If I had to pick just one of my slightly unhealthy food weaknesses to share with you, it would be ice cream.
I blame my grandfather. His freezer is stocked with at least two quarts of the stuff at all times. As a kid, I knew a cone would usually be involved in every visit. Though, unlike my grandfather, I enjoy actually all kinds of flavors – not just chocolate. And at some point, I convinced myself if I sometimes opted for frozen yogurt instead, it would actually be a healthy choice.
When summer comes, I’m much more apt to make my own. With fresh produce, it’s fun to make interesting combinations. One of my favorite is steeping mint leaves in my yogurt or cream then adding in chocolate. And more importantly, I know exactly what I’m eating.
When I moved out of my parents’ house I took with me this ice cream maker someone had gifted our family years ago. It remained largely unused but I insisted on saving it anyway. I really don’t like collecting appliances with just one use, but this one is the exception. I see them at yard sales all the time for a few bucks.
On the other hand, it’s not too difficult to make your own frozen confection without one. Pastry chef and cookbook author David Lebovitz outlines a stir and freeze method here and The Kitchn has additional idea here. It’s really pretty accessible. Just takes a bit of stirring or creativity.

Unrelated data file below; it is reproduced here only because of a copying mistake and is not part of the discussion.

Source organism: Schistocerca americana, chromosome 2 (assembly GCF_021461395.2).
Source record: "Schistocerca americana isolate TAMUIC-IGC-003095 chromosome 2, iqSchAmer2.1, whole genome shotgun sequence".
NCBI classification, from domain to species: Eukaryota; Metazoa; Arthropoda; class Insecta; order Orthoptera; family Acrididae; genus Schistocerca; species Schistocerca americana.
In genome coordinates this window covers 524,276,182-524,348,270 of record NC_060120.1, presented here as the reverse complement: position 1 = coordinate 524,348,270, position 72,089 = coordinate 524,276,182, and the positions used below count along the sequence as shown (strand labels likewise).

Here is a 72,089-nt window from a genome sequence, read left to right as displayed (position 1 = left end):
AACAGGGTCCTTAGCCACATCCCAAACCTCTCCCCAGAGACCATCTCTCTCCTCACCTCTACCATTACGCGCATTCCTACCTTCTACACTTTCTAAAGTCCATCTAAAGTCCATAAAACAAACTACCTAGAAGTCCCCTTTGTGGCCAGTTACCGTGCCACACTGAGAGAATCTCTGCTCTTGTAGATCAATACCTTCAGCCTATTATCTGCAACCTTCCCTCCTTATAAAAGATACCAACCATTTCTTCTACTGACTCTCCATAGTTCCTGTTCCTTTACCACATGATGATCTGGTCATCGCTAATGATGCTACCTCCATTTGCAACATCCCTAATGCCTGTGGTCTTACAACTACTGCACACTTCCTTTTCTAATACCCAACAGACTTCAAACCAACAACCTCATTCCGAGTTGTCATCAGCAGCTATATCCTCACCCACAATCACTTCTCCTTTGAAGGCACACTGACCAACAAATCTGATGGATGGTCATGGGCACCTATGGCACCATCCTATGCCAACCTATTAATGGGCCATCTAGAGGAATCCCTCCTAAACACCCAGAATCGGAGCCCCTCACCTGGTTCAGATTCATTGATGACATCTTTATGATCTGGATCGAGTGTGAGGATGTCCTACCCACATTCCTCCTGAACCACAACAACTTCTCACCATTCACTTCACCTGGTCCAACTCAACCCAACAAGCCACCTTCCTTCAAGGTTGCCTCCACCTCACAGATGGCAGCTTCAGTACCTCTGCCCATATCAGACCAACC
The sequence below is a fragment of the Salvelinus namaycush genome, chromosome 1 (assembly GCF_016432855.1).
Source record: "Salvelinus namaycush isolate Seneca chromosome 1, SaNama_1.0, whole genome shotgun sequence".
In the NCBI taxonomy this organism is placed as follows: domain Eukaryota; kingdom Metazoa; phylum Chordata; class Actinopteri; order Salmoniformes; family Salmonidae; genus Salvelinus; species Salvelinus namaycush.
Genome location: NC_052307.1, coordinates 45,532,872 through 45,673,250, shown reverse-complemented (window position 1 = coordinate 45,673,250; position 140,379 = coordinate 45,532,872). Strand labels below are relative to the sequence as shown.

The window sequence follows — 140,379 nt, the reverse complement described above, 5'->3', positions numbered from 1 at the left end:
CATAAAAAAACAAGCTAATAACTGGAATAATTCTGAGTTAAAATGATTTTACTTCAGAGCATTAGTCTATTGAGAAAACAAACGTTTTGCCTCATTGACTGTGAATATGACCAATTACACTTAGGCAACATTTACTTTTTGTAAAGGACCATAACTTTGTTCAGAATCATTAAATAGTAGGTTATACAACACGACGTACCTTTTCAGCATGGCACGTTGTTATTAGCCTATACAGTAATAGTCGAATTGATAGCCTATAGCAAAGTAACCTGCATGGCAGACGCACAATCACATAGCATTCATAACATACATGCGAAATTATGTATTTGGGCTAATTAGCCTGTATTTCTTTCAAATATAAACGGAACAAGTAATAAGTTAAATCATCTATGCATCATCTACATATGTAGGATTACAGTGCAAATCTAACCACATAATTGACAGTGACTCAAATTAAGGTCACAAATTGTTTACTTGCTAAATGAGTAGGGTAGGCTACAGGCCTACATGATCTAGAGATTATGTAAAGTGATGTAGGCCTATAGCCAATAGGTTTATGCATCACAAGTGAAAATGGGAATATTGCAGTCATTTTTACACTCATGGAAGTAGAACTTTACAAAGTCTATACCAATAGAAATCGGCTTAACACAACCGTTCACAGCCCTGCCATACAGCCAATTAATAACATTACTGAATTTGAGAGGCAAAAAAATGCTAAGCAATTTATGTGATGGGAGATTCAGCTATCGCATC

This simple mix of yogurt and sweetener can be the frozen base for any combination of ingredients. Here, I fold in the strawberry rhubarb compote and it couldn’t be much simpler. Do you have a favorite kind of ice cream or frozen yogurt you like to make? Share your ideas.
Use this sweetened yogurt base for your favorite frozen combinations.
- 1 quart yogurt (keep in mind that the variety, fat content and style, such as Greek, will impact the end flavor. In other words, use what you already enjoy)
- 1/2 cup sugar
- 1/4 cup honey
- 1 batch of strawberry rhubarb compote
- Make the strawberry rhubarb compote and let cool.
- Drain off some of the liquid from the compote and save for another use.
- In a bowl, combine the yogurt, sugar and honey. You can use more, less, or other sweeteners altogether if you’d like.
- Add the yogurt to the frozen drum of your maker – if using a maker – and let run for about 20-25 minutes, until thick. If not using, you might want to add the compote in at this point depending on the directions of your preferred method.
- When the yogurt is thickened, fold in the compote.
- Let freeze for as long as you like. If you want a soft serve and are going to be eating right away, you probably don’t need to freeze at all. For a harder consistency, transfer to a storage container and let freeze for at least an hour.
When storing homemade ice cream, it’s important to cover the top with plastic wrap in order to keep fresh – even when storing in a sealed container.